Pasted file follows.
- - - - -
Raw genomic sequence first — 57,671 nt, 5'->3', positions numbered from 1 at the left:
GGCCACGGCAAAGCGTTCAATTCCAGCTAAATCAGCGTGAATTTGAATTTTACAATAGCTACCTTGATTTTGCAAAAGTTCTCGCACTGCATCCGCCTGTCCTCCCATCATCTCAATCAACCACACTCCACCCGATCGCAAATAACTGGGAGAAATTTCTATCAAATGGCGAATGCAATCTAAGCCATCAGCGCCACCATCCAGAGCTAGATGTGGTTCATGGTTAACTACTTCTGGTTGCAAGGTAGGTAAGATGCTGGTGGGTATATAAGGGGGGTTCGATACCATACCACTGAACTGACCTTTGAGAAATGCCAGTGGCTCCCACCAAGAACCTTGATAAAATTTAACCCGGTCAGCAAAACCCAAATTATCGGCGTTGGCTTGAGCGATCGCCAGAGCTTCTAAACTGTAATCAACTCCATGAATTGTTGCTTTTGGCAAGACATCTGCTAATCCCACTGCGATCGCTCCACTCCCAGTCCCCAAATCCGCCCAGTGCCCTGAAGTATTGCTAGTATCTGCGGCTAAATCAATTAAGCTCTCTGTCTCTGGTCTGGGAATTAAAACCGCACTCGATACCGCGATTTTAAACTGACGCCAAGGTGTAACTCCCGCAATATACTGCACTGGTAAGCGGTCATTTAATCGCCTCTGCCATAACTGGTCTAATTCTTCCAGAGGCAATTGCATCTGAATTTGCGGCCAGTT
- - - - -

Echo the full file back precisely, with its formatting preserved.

Raw genomic sequence first — 57,671 nt, 5'->3', positions numbered from 1 at the left:
GGCCACGGCAAAGCGTTCAATTCCAGCTAAATCAGCGTGAATTTGAATTTTACAATAGCTACCTTGATTTTGCAAAAGTTCTCGCACTGCATCCGCCTGTCCTCCCATCATCTCAATCAACCACACTCCACCCGATCGCAAATAACTGGGAGAAATTTCTATCAAATGGCGAATGCAATCTAAGCCATCAGCGCCACCATCCAGAGCTAGATGTGGTTCATGGTTAACTACTTCTGGTTGCAAGGTAGGTAAGATGCTGGTGGGTATATAAGGGGGGTTCGATACCATACCACTGAACTGACCTTTGAGAAATGCCAGTGGCTCCCACCAAGAACCTTGATAAAATTTAACCCGGTCAGCAAAACCCAAATTATCGGCGTTGGCTTGAGCGATCGCCAGAGCTTCTAAACTGTAATCAACTCCATGAATTGTTGCTTTTGGCAAGACATCTGCTAATCCCACTGCGATCGCTCCACTCCCAGTCCCCAAATCCGCCCAGTGCCCTGAAGTATTGCTAGTATCTGCGGCTAAATCAATTAAGCTCTCTGTCTCTGGTCTGGGAATTAAAACCGCACTCGATACCGCGATTTTAAACTGACGCCAAGGTGTAACTCCCGCAATATACTGCACTGGTAAGCGGTCATTTAATCGCCTCTGCCATAACTGGTCTAATTCTTCCAGAGGCAATTGCATCTGAATTTGCGGCCAGTT